I have more questions!  Who do I contact with these?

Please do pass your queries on to us via support@whiterosemaths.com and although we can’t promise to reply to everyone individually (as we’re busy developing more and more material for the scheme) we will produce another FAQs blog as soon as is practical in response to your questions.

White Rose Maths is pleased to announce exciting new developments for 2018/19

As always we have listened to your requests and feedback and we have tried to deliver on as many of them as possible.

Small Changes – Primary Scheme Update

The primary schemes are staying as they are.  There are no changes to the order.  There will be some minor upgrades to the materials and we will collate the whole schemes into whole year documents for those that want it in one place.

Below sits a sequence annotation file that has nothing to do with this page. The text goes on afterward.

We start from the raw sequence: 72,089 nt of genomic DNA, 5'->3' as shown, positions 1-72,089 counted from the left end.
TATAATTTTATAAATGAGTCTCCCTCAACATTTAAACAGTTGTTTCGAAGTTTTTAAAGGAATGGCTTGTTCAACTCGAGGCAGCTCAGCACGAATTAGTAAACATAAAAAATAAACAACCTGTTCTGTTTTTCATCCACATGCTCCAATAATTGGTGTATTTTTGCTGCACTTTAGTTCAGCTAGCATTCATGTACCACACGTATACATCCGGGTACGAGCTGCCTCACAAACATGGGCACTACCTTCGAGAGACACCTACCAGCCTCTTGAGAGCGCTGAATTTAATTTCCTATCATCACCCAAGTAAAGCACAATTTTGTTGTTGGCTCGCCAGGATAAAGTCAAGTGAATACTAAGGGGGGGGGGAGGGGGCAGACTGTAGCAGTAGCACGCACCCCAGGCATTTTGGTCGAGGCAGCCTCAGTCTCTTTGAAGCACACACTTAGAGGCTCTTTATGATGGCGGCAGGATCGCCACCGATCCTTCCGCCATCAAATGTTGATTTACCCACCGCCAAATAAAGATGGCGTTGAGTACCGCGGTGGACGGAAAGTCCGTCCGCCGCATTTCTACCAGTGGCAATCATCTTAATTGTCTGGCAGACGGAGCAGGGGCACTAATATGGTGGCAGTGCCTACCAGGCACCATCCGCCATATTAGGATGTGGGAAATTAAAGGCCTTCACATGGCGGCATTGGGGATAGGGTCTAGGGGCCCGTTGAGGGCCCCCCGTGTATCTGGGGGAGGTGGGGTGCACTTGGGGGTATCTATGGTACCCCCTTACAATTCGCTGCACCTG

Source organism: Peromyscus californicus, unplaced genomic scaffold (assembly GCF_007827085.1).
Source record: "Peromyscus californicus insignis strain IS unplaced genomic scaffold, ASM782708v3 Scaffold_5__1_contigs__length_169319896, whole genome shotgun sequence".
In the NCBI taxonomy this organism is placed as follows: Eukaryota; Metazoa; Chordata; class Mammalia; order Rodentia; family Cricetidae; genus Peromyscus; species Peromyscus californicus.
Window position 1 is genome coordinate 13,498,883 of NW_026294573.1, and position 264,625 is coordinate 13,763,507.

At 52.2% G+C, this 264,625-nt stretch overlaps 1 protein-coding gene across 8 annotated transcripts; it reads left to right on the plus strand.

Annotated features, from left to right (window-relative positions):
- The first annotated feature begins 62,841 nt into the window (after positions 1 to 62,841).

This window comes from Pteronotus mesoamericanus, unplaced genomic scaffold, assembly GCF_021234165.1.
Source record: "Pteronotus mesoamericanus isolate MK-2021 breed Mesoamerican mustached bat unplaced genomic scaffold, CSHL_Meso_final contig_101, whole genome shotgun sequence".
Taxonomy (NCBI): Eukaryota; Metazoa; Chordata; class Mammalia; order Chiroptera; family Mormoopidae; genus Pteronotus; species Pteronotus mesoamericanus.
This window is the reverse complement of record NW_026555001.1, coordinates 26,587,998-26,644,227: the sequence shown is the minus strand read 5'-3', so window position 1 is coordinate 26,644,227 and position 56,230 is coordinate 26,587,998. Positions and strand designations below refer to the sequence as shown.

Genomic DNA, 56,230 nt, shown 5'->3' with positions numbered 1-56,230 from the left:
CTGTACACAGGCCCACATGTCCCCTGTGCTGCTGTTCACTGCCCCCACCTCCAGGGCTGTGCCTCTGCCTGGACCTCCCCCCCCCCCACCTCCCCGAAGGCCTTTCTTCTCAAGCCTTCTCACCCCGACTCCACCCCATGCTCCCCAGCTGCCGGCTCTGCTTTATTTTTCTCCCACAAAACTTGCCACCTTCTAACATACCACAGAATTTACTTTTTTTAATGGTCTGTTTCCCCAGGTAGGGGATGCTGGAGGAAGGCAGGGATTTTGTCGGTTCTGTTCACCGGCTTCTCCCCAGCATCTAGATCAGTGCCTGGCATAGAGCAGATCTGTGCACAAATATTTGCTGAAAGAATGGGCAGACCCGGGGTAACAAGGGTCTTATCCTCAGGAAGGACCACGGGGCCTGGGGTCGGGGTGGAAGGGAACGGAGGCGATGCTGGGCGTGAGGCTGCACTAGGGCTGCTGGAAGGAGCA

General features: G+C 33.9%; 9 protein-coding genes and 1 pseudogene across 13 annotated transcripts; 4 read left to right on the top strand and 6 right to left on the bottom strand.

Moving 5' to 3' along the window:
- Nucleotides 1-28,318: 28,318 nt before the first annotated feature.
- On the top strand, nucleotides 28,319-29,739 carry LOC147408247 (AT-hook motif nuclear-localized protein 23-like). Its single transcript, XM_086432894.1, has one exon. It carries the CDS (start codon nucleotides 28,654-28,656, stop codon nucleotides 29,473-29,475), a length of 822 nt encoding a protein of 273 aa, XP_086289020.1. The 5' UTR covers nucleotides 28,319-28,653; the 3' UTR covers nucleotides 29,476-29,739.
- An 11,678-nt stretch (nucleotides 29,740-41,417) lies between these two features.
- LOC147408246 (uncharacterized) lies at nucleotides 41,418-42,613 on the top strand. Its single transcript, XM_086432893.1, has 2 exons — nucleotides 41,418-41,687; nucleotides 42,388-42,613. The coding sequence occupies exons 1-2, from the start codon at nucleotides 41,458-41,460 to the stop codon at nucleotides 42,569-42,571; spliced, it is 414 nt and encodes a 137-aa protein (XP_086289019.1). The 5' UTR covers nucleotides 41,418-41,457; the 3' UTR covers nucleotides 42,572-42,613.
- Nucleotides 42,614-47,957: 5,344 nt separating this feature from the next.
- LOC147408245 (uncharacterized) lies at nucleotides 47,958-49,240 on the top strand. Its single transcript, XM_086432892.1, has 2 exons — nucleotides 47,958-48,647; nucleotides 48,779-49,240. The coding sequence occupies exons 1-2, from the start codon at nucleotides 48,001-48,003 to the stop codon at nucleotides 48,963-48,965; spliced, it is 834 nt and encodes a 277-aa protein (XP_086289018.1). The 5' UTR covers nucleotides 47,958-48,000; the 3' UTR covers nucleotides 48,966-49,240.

Maths Primary Schemes update

Supporting the Primary Schemes – Mini Assessments and Interactive Whiteboard Files

To sit alongside the schemes of learning we have produced a series of Activ Inspire and Smart Notebook files that contain the images and templates from our schemes, so that you can use them at the front of class.  These will be released very shortly.

Maths Mini Assesments and Whiteboard files

In addition we are releasing a set of FREE mini-assessments for Y1 – Y6.  These will be short assessments that teachers can use at the end of each block to inform them of their children’s understanding.  These assessments are not designed be formal like our end of term ones, however schools can choose to use them how they would like.

Worried about printing costs?  From September our assessments will be available to buy printed and delivered to your door.  We can pass on the benefit of printing in bulk to schools, saving you money and time.

The wait is over – The new Secondary Schemes have arrived